The FMP specifies that the amount for the “other species” category be set at an amount less than or equal to 5 percent of the combined TAC amounts for target species. The proposed 2008 and 2009 “other species” TACs of 4,500 mt are less than 5 percent of the combined proposed TAC amounts for target species for 2008 and 2009. The sum of the proposed TACs for all GOA groundfish is 286,173 mt for 2008 and 2009, which is within the OY range specified by the FMP. The sums of the proposed 2008 and 2009 TACs are lower than the sum of the 2007 TACs of 269,912 mt.

NMFS finds that the Council's recommendations for proposed OFL, ABC, and TAC amounts are consistent with the biological condition of groundfish stocks as adjusted for other biological and socioeconomic considerations, including maintaining the total TAC within the required OY range. Table 1 lists the proposed 2008 and 2009 ABCs, TACs, and OFLs of groundfish.

BILLING CODE 3610-22-P

BILLING CODE 3610-22-C

Proposed Apportionment of Reserves Back to Top

Section 679.20(b)(2) requires that 20 percent of each TAC for pollock, Pacific cod, flatfish, and the “other species” category be set aside in reserves for possible apportionment at a later date during the fishing year. In 2007, NMFS apportioned all of the reserves in the final harvest specifications. For 2008 and 2009, NMFS proposes apportionment of all of the reserves for pollock, Pacific cod, flatfish, and “other species.” Table 1 reflects the apportionment of reserve amounts for these species and species groups.

Proposed Allocations of the Sablefish TAC Amounts to Vessels Using Hook-and-Line and Trawl Gear Back to Top

Sections 679.20(a)(4)(i) and (ii) require allocation of sablefish TACs for each of the regulatory areas and districts to hook-and-line and trawl gear. In the Western and Central Regulatory Areas, 80 percent of each TAC is allocated to hook-and-line gear, and 20 percent of each TAC is allocated to trawl gear. In the Eastern GOA, 95 percent of the TAC is allocated to hook-and-line gear and 5 percent is allocated to trawl gear. The trawl gear allocation in the Eastern GOA may only be used to support incidental catch of sablefish in directed fisheries for other target species (§ 679.20(a)(4)(i)). In recognition of the trawl ban in the SEO District of the Eastern GOA, the Council recommended and NMFS proposes that the allocation of 5 percent of the combined Eastern Regulatory Area sablefish TAC be available to trawl gear in the WYK District and the remainder of the WYK sablefish TAC be available to vessels using hook-and-line gear. As a result, NMFS proposes to allocate 100 percent of the sablefish TAC in the SEO District to vessels using hook-and-line gear. This recommendation results in a proposed 2008 allocation of 281 mt to trawl gear and 1,988 mt to hook-and-line gear in the WYK District, and 3,353 mt to hook-and-line gear in the SEO District. Table 2 lists the allocations of the proposed 2008 sablefish TACs to hook-and-line and trawl gear. Table 3 lists the allocations of the proposed 2009 sablefish TACs to trawl gear. The Council recommended that only a trawl sablefish TAC be established for two years.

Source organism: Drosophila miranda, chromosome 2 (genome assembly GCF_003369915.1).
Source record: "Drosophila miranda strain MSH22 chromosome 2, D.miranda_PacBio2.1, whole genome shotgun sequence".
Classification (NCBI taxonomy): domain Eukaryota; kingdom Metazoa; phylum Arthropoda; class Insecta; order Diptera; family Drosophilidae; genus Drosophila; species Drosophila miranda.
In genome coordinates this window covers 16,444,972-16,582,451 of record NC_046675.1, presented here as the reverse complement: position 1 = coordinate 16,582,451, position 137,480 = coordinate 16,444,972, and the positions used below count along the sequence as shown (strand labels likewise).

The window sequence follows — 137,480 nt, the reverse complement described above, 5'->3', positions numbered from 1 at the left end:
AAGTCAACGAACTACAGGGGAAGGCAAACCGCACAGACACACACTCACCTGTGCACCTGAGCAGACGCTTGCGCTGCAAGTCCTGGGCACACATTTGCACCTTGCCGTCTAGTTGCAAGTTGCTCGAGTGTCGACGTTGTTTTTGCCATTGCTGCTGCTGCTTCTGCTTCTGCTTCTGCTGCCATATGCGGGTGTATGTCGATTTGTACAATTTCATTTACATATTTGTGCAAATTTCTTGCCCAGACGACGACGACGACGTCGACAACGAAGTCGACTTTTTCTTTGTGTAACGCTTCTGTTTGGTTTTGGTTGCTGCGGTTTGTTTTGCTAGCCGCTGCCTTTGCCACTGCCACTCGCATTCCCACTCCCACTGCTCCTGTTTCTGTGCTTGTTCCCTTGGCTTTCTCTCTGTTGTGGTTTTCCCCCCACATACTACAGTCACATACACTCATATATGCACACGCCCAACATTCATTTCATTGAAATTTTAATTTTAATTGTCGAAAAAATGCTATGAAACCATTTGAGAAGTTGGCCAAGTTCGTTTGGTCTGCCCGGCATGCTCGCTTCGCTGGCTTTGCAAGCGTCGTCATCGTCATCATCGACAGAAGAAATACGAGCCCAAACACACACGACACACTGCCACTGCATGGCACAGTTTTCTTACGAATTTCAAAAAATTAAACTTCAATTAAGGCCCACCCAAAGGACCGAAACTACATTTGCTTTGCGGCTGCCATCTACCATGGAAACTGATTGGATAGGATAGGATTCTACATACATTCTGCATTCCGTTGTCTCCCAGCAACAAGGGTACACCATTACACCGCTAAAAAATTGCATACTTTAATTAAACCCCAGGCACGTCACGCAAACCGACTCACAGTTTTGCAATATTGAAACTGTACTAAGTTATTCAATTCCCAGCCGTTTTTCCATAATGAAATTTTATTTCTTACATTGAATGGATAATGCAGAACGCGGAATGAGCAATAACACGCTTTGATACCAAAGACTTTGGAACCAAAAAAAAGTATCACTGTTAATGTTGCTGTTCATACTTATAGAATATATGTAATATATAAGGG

Proposed Apportionments of Pollock TAC Among Seasons and Regulatory Areas, and Allocations for Processing by Inshore and Offshore Components Back to Top

In the GOA, pollock is apportioned by season and area, and is further divided between inshore and offshore processing components. Pursuant to § 679.20(a)(5)(iv)(B), the annual pollock TAC specified for the Western and Central Regulatory Areas of the GOA is apportioned into four equal seasonal allowances of 25 percent. As established by § 679.23(d)(2)(i) through (iv), the A, B, C, and D season allowances are available from January 20 through March 10, March 10 through May 31, August 25 through October 1, and October 1 through November 1, respectively.

Pollock TACs in the Western and Central Regulatory Areas of the GOA are apportioned among statistical areas 610, 620, and 630. In the A and B seasons, the apportionments are in proportion to the distribution of pollock biomass based on the four most recent NMFS winter surveys. In the C and D seasons, the apportionments are in proportion to the distribution of pollock biomass based on the four most recent NMFS summer surveys. For 2008 and 2009, the Council recommended averaging the winter and summer distribution of pollock in the Central Regulatory Area for the A season. The average is intended to reflect the distribution of pollock as indicated by the historic performance of the fishery during the A season. Within any fishing year, the amount by which a seasonal allowance is underharvested or overharvested may be added to, or subtracted from, subsequent seasonal allowances. The rollover amount is limited to 20 percent of the unharvested seasonal apportionment for the statistical area. Any unharvested pollock above the 20 percent limit could be further distributed to the other statistical areas, in proportion to the estimated biomass in the subsequent season in those statistical areas (§ 679.20(a)(5)(iv)(B)). The proposed pollock TACs in the WYK of 1,694 mt and SEO District of 6,157 mt for 2008 and 2009 are not allocated by season.